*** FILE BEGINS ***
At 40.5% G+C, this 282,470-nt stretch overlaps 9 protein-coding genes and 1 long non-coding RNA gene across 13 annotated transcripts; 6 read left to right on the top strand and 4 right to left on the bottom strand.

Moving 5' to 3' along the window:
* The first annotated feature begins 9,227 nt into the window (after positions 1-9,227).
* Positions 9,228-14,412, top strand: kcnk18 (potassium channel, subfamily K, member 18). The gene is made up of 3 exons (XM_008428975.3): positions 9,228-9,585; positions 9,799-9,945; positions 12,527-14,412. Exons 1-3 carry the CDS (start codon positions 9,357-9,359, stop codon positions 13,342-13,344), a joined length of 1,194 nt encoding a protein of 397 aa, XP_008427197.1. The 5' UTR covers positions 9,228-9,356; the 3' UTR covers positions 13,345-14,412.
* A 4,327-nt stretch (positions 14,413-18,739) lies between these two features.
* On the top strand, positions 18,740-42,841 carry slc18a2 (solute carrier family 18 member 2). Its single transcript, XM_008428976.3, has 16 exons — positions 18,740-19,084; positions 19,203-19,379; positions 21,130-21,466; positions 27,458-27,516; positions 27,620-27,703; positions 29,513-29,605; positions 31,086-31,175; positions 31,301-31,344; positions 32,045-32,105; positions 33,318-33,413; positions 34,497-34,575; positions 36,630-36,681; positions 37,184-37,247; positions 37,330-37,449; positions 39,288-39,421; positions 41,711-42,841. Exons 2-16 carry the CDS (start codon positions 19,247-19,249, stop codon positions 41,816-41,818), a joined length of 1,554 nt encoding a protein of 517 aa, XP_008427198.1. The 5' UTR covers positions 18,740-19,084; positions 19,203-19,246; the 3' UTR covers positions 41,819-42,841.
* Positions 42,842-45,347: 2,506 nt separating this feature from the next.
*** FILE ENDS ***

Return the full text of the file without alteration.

At 40.5% G+C, this 282,470-nt stretch overlaps 9 protein-coding genes and 1 long non-coding RNA gene across 13 annotated transcripts; 6 read left to right on the top strand and 4 right to left on the bottom strand.

Moving 5' to 3' along the window:
* The first annotated feature begins 9,227 nt into the window (after positions 1-9,227).
* Positions 9,228-14,412, top strand: kcnk18 (potassium channel, subfamily K, member 18). The gene is made up of 3 exons (XM_008428975.3): positions 9,228-9,585; positions 9,799-9,945; positions 12,527-14,412. Exons 1-3 carry the CDS (start codon positions 9,357-9,359, stop codon positions 13,342-13,344), a joined length of 1,194 nt encoding a protein of 397 aa, XP_008427197.1. The 5' UTR covers positions 9,228-9,356; the 3' UTR covers positions 13,345-14,412.
* A 4,327-nt stretch (positions 14,413-18,739) lies between these two features.
* On the top strand, positions 18,740-42,841 carry slc18a2 (solute carrier family 18 member 2). Its single transcript, XM_008428976.3, has 16 exons — positions 18,740-19,084; positions 19,203-19,379; positions 21,130-21,466; positions 27,458-27,516; positions 27,620-27,703; positions 29,513-29,605; positions 31,086-31,175; positions 31,301-31,344; positions 32,045-32,105; positions 33,318-33,413; positions 34,497-34,575; positions 36,630-36,681; positions 37,184-37,247; positions 37,330-37,449; positions 39,288-39,421; positions 41,711-42,841. Exons 2-16 carry the CDS (start codon positions 19,247-19,249, stop codon positions 41,816-41,818), a joined length of 1,554 nt encoding a protein of 517 aa, XP_008427198.1. The 5' UTR covers positions 18,740-19,084; positions 19,203-19,246; the 3' UTR covers positions 41,819-42,841.
* Positions 42,842-45,347: 2,506 nt separating this feature from the next.